Monday, 30 March 2020

Wild flower of the month: March: Purple Saxifrage

Purple saxifrage on Pen-y-ghent,
 March 1997
Image: K. J. Walker
While we’re all confined to our homes and gardens, this seems like a good time to revive our Wild flower of the month feature and focus on favourite flowers we’ve seen over the years and which we always remember with affection.

Many of you will know Kevin Walker, BSBI’s Head of Science, from his many scientific papers, the BSBI books he’s co-authored, the field trips he’s undertaken to carry out research, the presentations he’s given... It’s easy to forget that Kevin, like all botanists, is driven primarily by a love of our wild flowers! So read on for Kevin’s account of a trek he undertook to see an iconic plant which flowers in spring:    

“One of my most memorable days botanising was my first ever trip to see Saxifraga oppositifolia (Purple Saxifrage) on Pen-y-ghent in Yorkshire in 1997. Although I had seen it on Ben Lawers a few years before this was the first time I’d encountered it at its best in the spring. I had walked Pen-y-ghent many times, usually as part of the ‘Three Peaks’ challenge, but this day was different. I was only interested in purple jewels that adorn the crags some 50 metres below. The species had almost mythical status to me. It was the plant of the mountains and tantalisingly described by Raven & Walters (1956) in Mountain Flowers as ‘the most spectacular element in the flora of the upper parts of Ingleborough, as also of Pen-y-ghent to the west…which makes as vivid a show here as anywhere else in the British Isles.’

Purple Saxifrage on Pen-y-ghent,
 April 2010.
Image: K. J. Walker
“So here it was in England, growing within an hour’s drive of my home. I had only the vaguest idea of where it grew. Having read Jeremy Robert’s (1991) excellent account of the alpine flora of Ingleborough I knew it grew in abundance above the ominously named Black Shiver – a deep chasm created by a huge landslip. This though was on Ingleborough, the second highest of the Three Peaks (723 m) and the first place it was ever recorded in the British Isles in 1668 (Pearman, 2017). A botanist friend had told me that it was easier to see on Pen-y-ghent; ‘just head up the motorway and when you hit the first line of limestone crags start looking – you won’t miss it’. That sounded easy enough but knowing the geology of the area I was a bit confused. Surely the limestone was lower down where the pavements protruded from the lower slopes. Wasn’t everything above that point just acid?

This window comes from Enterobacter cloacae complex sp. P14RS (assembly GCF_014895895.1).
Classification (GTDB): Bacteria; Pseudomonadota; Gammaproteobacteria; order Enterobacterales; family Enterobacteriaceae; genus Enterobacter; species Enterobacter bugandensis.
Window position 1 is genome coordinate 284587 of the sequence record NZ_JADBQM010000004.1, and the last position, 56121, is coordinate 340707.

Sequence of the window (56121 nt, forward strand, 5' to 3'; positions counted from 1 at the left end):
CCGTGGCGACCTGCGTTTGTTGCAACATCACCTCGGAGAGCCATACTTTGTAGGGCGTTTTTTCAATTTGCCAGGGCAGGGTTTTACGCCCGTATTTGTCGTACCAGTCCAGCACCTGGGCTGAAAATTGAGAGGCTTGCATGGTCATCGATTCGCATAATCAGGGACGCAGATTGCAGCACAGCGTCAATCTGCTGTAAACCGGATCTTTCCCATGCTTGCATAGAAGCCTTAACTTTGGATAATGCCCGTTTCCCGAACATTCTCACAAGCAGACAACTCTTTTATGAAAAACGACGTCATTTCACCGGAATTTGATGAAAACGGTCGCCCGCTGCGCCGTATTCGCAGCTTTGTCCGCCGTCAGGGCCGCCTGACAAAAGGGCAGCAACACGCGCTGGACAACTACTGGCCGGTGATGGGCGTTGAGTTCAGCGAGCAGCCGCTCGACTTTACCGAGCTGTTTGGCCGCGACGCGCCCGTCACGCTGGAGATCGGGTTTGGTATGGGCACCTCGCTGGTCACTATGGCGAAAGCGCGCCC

“So on the penultimate day of March, 1997 I set off from Horton-in Ribblesdale with the brooding hump of Pen-y-ghent in my sights. There was virtually nothing in flower on the way up, except for snowdrops and daffodils along the village stream, a few sprigs of Cottongrass in the bogs, the brilliant bluey-purple hue of Purple Moor-grass florets just emerging on the limestone. And then, just where the track cut through the first line of crags, there it was just below the path - vivid purple cushions amongst the drab greens and browns. On closer inspection the flowers were exquisite with the delicate pink petals enclosing a garish ring of orange anthers. The trailing red stems held tight clusters of leaves, resembling tiny cabbages dipped in sugar due to the deposits of lime on their tips.